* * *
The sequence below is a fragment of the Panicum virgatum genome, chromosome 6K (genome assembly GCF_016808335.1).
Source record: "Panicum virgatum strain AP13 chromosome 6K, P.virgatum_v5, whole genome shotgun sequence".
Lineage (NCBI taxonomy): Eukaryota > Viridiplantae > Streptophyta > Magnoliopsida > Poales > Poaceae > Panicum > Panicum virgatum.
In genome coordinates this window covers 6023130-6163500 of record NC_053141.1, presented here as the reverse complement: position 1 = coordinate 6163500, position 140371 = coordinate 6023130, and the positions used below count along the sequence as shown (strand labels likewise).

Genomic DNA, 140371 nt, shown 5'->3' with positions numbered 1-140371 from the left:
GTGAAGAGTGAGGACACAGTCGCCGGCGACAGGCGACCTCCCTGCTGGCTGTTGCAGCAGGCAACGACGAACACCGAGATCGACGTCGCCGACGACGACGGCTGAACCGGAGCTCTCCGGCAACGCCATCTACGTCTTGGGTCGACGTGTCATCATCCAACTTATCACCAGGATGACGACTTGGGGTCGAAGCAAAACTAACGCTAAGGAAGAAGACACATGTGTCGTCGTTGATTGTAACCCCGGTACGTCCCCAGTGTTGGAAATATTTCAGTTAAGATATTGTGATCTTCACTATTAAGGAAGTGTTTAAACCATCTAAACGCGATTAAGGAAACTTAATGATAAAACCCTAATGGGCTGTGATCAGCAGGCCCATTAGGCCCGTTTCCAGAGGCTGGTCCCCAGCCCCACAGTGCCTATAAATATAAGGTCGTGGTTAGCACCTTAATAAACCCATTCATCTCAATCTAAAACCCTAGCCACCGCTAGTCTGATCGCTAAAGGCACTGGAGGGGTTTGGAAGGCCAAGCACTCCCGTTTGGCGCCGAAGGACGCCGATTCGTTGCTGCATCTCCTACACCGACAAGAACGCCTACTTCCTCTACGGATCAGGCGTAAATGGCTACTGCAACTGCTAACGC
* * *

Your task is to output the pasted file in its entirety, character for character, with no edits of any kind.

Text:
The sequence below is a fragment of the Panicum virgatum genome, chromosome 6K (genome assembly GCF_016808335.1).
Source record: "Panicum virgatum strain AP13 chromosome 6K, P.virgatum_v5, whole genome shotgun sequence".
Lineage (NCBI taxonomy): Eukaryota > Viridiplantae > Streptophyta > Magnoliopsida > Poales > Poaceae > Panicum > Panicum virgatum.
In genome coordinates this window covers 6023130-6163500 of record NC_053141.1, presented here as the reverse complement: position 1 = coordinate 6163500, position 140371 = coordinate 6023130, and the positions used below count along the sequence as shown (strand labels likewise).

Genomic DNA, 140371 nt, shown 5'->3' with positions numbered 1-140371 from the left:
GTGAAGAGTGAGGACACAGTCGCCGGCGACAGGCGACCTCCCTGCTGGCTGTTGCAGCAGGCAACGACGAACACCGAGATCGACGTCGCCGACGACGACGGCTGAACCGGAGCTCTCCGGCAACGCCATCTACGTCTTGGGTCGACGTGTCATCATCCAACTTATCACCAGGATGACGACTTGGGGTCGAAGCAAAACTAACGCTAAGGAAGAAGACACATGTGTCGTCGTTGATTGTAACCCCGGTACGTCCCCAGTGTTGGAAATATTTCAGTTAAGATATTGTGATCTTCACTATTAAGGAAGTGTTTAAACCATCTAAACGCGATTAAGGAAACTTAATGATAAAACCCTAATGGGCTGTGATCAGCAGGCCCATTAGGCCCGTTTCCAGAGGCTGGTCCCCAGCCCCACAGTGCCTATAAATATAAGGTCGTGGTTAGCACCTTAATAAACCCATTCATCTCAATCTAAAACCCTAGCCACCGCTAGTCTGATCGCTAAAGGCACTGGAGGGGTTTGGAAGGCCAAGCACTCCCGTTTGGCGCCGAAGGACGCCGATTCGTTGCTGCATCTCCTACACCGACAAGAACGCCTACTTCCTCTACGGATCAGGCGTAAATGGCTACTGCAACTGCTAACGC